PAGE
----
Skip to content

UK population statistics – taking the football out of the attic

October 22, 2019

With exquisite timing given this week’s Brexit shenanigans in Parliament, the London Times has chosen to run a scare story about immigration on today’s front page. It quotes the projection by the Office of National Statistics that the UK’s population will grow by 3 million in the next decade.

Underneath the headline it states that “Immigration fuels a ‘staggering’ rise in numbers”.

The report was released yesterday, so the Times can’t be accused of timing its story to coincide with, or reinforce, Boris Johnson’s efforts to get his Brexit legislation through Parliament in time for the current leaving deadline of 31 October.

But it’s worth noting that the inflammatory use of ‘staggering’ comes from Migration Watch UK, an anti-immigration pressure group. Another group, Population Matters, points out that a 3 million increase in population over a decade amounts to an increase in required infrastructure and public services equivalent to three Birminghams.

Now I’ve long argued – as have many others – that one of the causes of the Brexit vote in 2016 was the failure of the government over the past couple of decades to invest in the schools, hospitals and other facilities necessary to support the growing population. People felt they were losing out, and blamed the newcomers, the immigrant population, for deteriorating services. No matter that the vast majority of immigrants paid their way in taxes and national insurance contributions, it was their fault. And, despite the fact that a significant minority of immigrants came from non-EU countries, it was the European Union’s fault for letting them in. Not ours, it seems.

I’m as concerned as anyone at the prospect of what seems like a runaway growth in Britain’s population. But we should bear in mind two things.

First, our rise in population has not come at the expense of the employment prospects of the non-immigrant (or should we say, in Home Office-speak, settled) workforce. Employment levels have remained at a level far higher than in the seventies and eighties, despite the effects of the 2008 financial crisis. It’s true that wages have stagnated, and a higher proportion of the workforce is now employed in the so-called gig economy, many of them on the minimum wage. But workers coming from the EU have simply responded to the economic opportunities. And the consequences of their choosing not to come can already be seen in the orchards of Britain, where millions of apples lie unpicked.

The second point goes back to the original source of the Times article – the ONS population projection. Here’s a quotation from the summary:

The UK population growth rate is slower than in the 2016-based projections; the projected population is 0.4 million less in mid 2028 and 0.9 million less in mid 2043.

But the report continues with a huge proviso:

National population projections do not attempt to predict the impact of political circumstances such as Brexit.

The Times appears to be ignoring the point that population projections have gone down since 2016. Project Fear in reverse, you might think. It also fails to mention that the projection takes no account of the effects of Brexit, no-deal or otherwise. In other words, the projections are less scary than they were in the year of the EU referendum, and in any event, if we leave the European Union, all bets are off. Why? Because Brexit, whichever version we adopt, will slow down the economy and most likely slow down immigration.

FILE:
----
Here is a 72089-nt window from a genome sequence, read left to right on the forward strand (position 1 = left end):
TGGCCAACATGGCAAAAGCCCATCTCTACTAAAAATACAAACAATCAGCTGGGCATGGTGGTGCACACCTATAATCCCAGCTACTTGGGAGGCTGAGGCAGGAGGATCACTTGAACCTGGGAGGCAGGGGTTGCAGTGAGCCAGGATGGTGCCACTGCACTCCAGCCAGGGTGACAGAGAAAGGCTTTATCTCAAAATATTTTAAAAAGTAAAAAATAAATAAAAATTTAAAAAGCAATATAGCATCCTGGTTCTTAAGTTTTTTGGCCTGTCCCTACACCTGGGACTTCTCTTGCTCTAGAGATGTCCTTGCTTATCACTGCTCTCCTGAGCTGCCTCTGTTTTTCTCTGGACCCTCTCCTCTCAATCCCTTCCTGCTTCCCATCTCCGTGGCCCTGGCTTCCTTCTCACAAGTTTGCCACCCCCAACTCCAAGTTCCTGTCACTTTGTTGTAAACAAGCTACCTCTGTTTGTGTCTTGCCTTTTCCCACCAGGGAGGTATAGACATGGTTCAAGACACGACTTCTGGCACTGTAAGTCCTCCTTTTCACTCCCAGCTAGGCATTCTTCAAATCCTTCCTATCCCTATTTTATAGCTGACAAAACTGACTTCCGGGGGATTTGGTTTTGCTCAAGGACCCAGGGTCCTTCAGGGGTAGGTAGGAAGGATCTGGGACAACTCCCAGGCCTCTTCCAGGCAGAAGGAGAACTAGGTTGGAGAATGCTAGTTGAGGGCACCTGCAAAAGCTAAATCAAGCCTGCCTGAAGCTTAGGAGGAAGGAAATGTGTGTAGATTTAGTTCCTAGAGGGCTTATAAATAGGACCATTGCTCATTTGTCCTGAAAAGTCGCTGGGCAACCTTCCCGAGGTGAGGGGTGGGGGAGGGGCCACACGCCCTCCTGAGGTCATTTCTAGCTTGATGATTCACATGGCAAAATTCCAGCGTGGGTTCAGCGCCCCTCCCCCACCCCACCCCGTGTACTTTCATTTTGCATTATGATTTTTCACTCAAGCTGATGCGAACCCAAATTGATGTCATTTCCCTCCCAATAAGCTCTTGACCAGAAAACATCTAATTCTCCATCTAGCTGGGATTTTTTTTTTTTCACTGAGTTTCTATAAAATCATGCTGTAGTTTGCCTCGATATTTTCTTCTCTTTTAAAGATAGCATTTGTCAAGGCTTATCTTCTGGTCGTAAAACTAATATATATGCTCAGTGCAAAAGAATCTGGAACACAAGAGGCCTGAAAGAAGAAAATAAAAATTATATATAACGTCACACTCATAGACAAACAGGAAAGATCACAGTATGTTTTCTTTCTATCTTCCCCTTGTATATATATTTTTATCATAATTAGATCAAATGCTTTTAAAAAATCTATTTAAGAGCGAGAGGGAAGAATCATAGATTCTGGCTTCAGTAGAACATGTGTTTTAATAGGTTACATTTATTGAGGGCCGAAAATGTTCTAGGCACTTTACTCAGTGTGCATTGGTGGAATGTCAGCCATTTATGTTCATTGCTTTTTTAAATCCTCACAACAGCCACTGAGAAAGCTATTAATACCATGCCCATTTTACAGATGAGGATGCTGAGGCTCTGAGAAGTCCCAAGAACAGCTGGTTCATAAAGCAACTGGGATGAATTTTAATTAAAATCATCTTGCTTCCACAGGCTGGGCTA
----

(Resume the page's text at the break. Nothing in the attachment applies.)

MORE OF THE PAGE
So why are we being urged to take note of these ‘staggering’ projections? Could it be because The Times wants to warn us what will happen if Parliament fails to back Boris Johnson’s deal? Until recently the paper adopted a relatively neutral stance over Brexit. It had columnists who have argued from either side of the debate – Iain Martin for Leave, for example, and Matthew Parris for Remain. But I’ve not been able to detect any obvious slant in the news coverage.

By contrast, it’s worth noting that the BBC, so often accused of bias by both sides of the Brexit divide, provides a more thoughtful analysis in this report.

One thing my media training – which I underwent many years ago – taught me was to look at sources and examine the motivations behind stories presented as news. In this case, it’s pretty clear to me that The Times, though far more subtly than, for example, the Daily Mail, is softening us up to accept Johnson’s dog’s dinner of a deal. And should there be a General Election in the coming months, you can be sure that it will come out for the Tories.

Not that I have a problem with that – after all, I don’t own the newspaper – though I’d rather die in a ditch than vote for Boris’s rabble. But just a warning that we should all sharpen our manipulation sensors, especially when it comes to claims that are likely to be trotted out in any future referendum or election.

The posters, Facebook ads and presumably the newspaper editors are primed and ready to go.

From → Media, Politics, UK

  1. deborah a moggio permalink

    “One thing my media training – which I underwent many years ago – taught me was to look at sources and examine the motivations behind stories presented as news.”
    Pretty good short summary of critical thinking skill. Of course, you do recognize that on neither side of the “pond” is that skill allowed in the schools.

    • Sure do, and for aeons I’ve been arguing that critical thinking should be on the curriculum from primary onwards. I guess in some quarters parents might feel a little threatened by their young ones pushing back at the bullshit they feed them, but there you go. S

  2. I can’ resist repeating the old saw “There are lies, damned lies, and statistics”.

    • And then there are toerags who think it’s OK to peddle the lies because they think they can get away with it – and often do….

Leave a Reply

%d bloggers like this: